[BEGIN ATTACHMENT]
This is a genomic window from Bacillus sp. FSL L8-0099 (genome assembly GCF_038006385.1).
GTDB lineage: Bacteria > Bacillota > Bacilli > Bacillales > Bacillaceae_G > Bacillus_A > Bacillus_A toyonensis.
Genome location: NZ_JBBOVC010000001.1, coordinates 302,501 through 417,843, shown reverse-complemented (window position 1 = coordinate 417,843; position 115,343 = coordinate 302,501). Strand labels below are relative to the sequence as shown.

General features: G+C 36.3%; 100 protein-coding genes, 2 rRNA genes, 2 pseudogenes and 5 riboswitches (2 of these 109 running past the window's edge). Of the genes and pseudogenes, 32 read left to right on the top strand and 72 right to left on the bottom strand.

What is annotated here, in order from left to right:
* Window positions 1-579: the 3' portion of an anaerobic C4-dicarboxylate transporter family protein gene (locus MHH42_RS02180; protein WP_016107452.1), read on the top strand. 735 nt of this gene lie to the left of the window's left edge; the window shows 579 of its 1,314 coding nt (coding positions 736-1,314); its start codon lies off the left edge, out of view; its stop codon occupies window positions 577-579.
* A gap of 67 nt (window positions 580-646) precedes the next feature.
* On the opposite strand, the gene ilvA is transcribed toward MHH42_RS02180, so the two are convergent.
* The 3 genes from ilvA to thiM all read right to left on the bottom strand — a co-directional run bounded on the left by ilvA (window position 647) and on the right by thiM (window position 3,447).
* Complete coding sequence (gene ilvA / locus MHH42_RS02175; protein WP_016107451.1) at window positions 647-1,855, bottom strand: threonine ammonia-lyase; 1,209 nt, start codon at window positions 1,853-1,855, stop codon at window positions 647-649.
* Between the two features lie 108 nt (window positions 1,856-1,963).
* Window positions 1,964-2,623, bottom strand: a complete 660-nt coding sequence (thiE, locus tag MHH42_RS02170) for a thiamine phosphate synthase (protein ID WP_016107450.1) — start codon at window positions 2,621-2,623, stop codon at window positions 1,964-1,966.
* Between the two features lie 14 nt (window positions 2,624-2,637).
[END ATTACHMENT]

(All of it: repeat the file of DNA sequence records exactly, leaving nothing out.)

This is a genomic window from Bacillus sp. FSL L8-0099 (genome assembly GCF_038006385.1).
GTDB lineage: Bacteria > Bacillota > Bacilli > Bacillales > Bacillaceae_G > Bacillus_A > Bacillus_A toyonensis.
Genome location: NZ_JBBOVC010000001.1, coordinates 302,501 through 417,843, shown reverse-complemented (window position 1 = coordinate 417,843; position 115,343 = coordinate 302,501). Strand labels below are relative to the sequence as shown.

General features: G+C 36.3%; 100 protein-coding genes, 2 rRNA genes, 2 pseudogenes and 5 riboswitches (2 of these 109 running past the window's edge). Of the genes and pseudogenes, 32 read left to right on the top strand and 72 right to left on the bottom strand.

What is annotated here, in order from left to right:
* Window positions 1-579: the 3' portion of an anaerobic C4-dicarboxylate transporter family protein gene (locus MHH42_RS02180; protein WP_016107452.1), read on the top strand. 735 nt of this gene lie to the left of the window's left edge; the window shows 579 of its 1,314 coding nt (coding positions 736-1,314); its start codon lies off the left edge, out of view; its stop codon occupies window positions 577-579.
* A gap of 67 nt (window positions 580-646) precedes the next feature.
* On the opposite strand, the gene ilvA is transcribed toward MHH42_RS02180, so the two are convergent.
* The 3 genes from ilvA to thiM all read right to left on the bottom strand — a co-directional run bounded on the left by ilvA (window position 647) and on the right by thiM (window position 3,447).
* Complete coding sequence (gene ilvA / locus MHH42_RS02175; protein WP_016107451.1) at window positions 647-1,855, bottom strand: threonine ammonia-lyase; 1,209 nt, start codon at window positions 1,853-1,855, stop codon at window positions 647-649.
* Between the two features lie 108 nt (window positions 1,856-1,963).
* Window positions 1,964-2,623, bottom strand: a complete 660-nt coding sequence (thiE, locus tag MHH42_RS02170) for a thiamine phosphate synthase (protein ID WP_016107450.1) — start codon at window positions 2,621-2,623, stop codon at window positions 1,964-1,966.
* Between the two features lie 14 nt (window positions 2,624-2,637).